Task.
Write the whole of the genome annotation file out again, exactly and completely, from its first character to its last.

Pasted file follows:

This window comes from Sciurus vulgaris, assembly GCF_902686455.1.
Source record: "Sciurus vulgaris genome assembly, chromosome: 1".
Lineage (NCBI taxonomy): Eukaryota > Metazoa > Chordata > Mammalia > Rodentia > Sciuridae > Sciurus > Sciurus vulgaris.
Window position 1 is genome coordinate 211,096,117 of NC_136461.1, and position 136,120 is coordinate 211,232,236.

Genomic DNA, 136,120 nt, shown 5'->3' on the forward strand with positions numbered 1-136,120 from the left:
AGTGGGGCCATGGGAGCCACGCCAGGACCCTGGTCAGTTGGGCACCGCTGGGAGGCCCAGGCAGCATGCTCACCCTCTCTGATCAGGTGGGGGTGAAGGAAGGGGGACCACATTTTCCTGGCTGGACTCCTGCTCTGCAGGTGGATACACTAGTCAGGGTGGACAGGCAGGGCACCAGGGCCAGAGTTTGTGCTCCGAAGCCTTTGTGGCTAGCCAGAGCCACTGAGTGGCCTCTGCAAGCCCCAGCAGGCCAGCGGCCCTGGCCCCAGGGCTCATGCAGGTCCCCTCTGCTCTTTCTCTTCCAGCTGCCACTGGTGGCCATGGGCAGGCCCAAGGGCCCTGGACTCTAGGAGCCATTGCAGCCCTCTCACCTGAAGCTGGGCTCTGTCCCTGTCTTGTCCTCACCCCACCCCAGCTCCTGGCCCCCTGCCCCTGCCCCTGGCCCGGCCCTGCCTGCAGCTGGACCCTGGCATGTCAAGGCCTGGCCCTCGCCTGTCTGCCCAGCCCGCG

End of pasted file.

This window comes from Sciurus vulgaris, assembly GCF_902686455.1.
Source record: "Sciurus vulgaris genome assembly, chromosome: 1".
Lineage (NCBI taxonomy): Eukaryota > Metazoa > Chordata > Mammalia > Rodentia > Sciuridae > Sciurus > Sciurus vulgaris.
Window position 1 is genome coordinate 211,096,117 of NC_136461.1, and position 136,120 is coordinate 211,232,236.

Genomic DNA, 136,120 nt, shown 5'->3' on the forward strand with positions numbered 1-136,120 from the left:
AGTGGGGCCATGGGAGCCACGCCAGGACCCTGGTCAGTTGGGCACCGCTGGGAGGCCCAGGCAGCATGCTCACCCTCTCTGATCAGGTGGGGGTGAAGGAAGGGGGACCACATTTTCCTGGCTGGACTCCTGCTCTGCAGGTGGATACACTAGTCAGGGTGGACAGGCAGGGCACCAGGGCCAGAGTTTGTGCTCCGAAGCCTTTGTGGCTAGCCAGAGCCACTGAGTGGCCTCTGCAAGCCCCAGCAGGCCAGCGGCCCTGGCCCCAGGGCTCATGCAGGTCCCCTCTGCTCTTTCTCTTCCAGCTGCCACTGGTGGCCATGGGCAGGCCCAAGGGCCCTGGACTCTAGGAGCCATTGCAGCCCTCTCACCTGAAGCTGGGCTCTGTCCCTGTCTTGTCCTCACCCCACCCCAGCTCCTGGCCCCCTGCCCCTGCCCCTGGCCCGGCCCTGCCTGCAGCTGGACCCTGGCATGTCAAGGCCTGGCCCTCGCCTGTCTGCCCAGCCCGCG